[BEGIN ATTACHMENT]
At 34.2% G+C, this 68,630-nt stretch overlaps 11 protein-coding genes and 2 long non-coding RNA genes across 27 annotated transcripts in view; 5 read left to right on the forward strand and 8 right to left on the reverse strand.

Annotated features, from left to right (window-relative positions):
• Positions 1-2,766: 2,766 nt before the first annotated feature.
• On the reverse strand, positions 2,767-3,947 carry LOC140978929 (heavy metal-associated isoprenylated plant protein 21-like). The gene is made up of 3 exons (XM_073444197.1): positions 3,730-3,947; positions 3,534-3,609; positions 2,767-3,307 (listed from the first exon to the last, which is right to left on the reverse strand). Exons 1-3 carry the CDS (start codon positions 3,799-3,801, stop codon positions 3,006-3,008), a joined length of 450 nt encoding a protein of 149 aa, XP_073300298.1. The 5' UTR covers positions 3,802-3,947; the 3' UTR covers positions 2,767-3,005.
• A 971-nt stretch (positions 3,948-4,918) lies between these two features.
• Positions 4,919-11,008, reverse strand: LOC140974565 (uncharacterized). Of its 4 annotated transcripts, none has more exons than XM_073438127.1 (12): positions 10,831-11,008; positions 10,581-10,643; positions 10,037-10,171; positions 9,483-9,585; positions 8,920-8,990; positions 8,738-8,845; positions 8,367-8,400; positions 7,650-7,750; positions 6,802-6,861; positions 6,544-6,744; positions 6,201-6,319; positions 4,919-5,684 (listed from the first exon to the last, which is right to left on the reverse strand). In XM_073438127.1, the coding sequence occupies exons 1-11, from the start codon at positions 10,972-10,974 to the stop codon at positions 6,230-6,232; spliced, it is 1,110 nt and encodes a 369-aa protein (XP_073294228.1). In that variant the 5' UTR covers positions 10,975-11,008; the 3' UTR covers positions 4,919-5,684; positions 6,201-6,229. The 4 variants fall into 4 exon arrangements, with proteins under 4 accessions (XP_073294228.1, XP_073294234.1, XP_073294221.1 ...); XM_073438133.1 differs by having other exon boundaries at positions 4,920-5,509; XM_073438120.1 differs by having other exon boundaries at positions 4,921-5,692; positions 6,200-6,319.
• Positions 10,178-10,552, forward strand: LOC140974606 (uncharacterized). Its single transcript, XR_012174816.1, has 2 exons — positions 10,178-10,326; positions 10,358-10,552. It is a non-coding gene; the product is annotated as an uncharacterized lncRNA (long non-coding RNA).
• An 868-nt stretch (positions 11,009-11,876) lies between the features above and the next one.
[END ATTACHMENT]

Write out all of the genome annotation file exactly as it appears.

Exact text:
At 34.2% G+C, this 68,630-nt stretch overlaps 11 protein-coding genes and 2 long non-coding RNA genes across 27 annotated transcripts in view; 5 read left to right on the forward strand and 8 right to left on the reverse strand.

Annotated features, from left to right (window-relative positions):
• Positions 1-2,766: 2,766 nt before the first annotated feature.
• On the reverse strand, positions 2,767-3,947 carry LOC140978929 (heavy metal-associated isoprenylated plant protein 21-like). The gene is made up of 3 exons (XM_073444197.1): positions 3,730-3,947; positions 3,534-3,609; positions 2,767-3,307 (listed from the first exon to the last, which is right to left on the reverse strand). Exons 1-3 carry the CDS (start codon positions 3,799-3,801, stop codon positions 3,006-3,008), a joined length of 450 nt encoding a protein of 149 aa, XP_073300298.1. The 5' UTR covers positions 3,802-3,947; the 3' UTR covers positions 2,767-3,005.
• A 971-nt stretch (positions 3,948-4,918) lies between these two features.
• Positions 4,919-11,008, reverse strand: LOC140974565 (uncharacterized). Of its 4 annotated transcripts, none has more exons than XM_073438127.1 (12): positions 10,831-11,008; positions 10,581-10,643; positions 10,037-10,171; positions 9,483-9,585; positions 8,920-8,990; positions 8,738-8,845; positions 8,367-8,400; positions 7,650-7,750; positions 6,802-6,861; positions 6,544-6,744; positions 6,201-6,319; positions 4,919-5,684 (listed from the first exon to the last, which is right to left on the reverse strand). In XM_073438127.1, the coding sequence occupies exons 1-11, from the start codon at positions 10,972-10,974 to the stop codon at positions 6,230-6,232; spliced, it is 1,110 nt and encodes a 369-aa protein (XP_073294228.1). In that variant the 5' UTR covers positions 10,975-11,008; the 3' UTR covers positions 4,919-5,684; positions 6,201-6,229. The 4 variants fall into 4 exon arrangements, with proteins under 4 accessions (XP_073294228.1, XP_073294234.1, XP_073294221.1 ...); XM_073438133.1 differs by having other exon boundaries at positions 4,920-5,509; XM_073438120.1 differs by having other exon boundaries at positions 4,921-5,692; positions 6,200-6,319.
• Positions 10,178-10,552, forward strand: LOC140974606 (uncharacterized). Its single transcript, XR_012174816.1, has 2 exons — positions 10,178-10,326; positions 10,358-10,552. It is a non-coding gene; the product is annotated as an uncharacterized lncRNA (long non-coding RNA).
• An 868-nt stretch (positions 11,009-11,876) lies between the features above and the next one.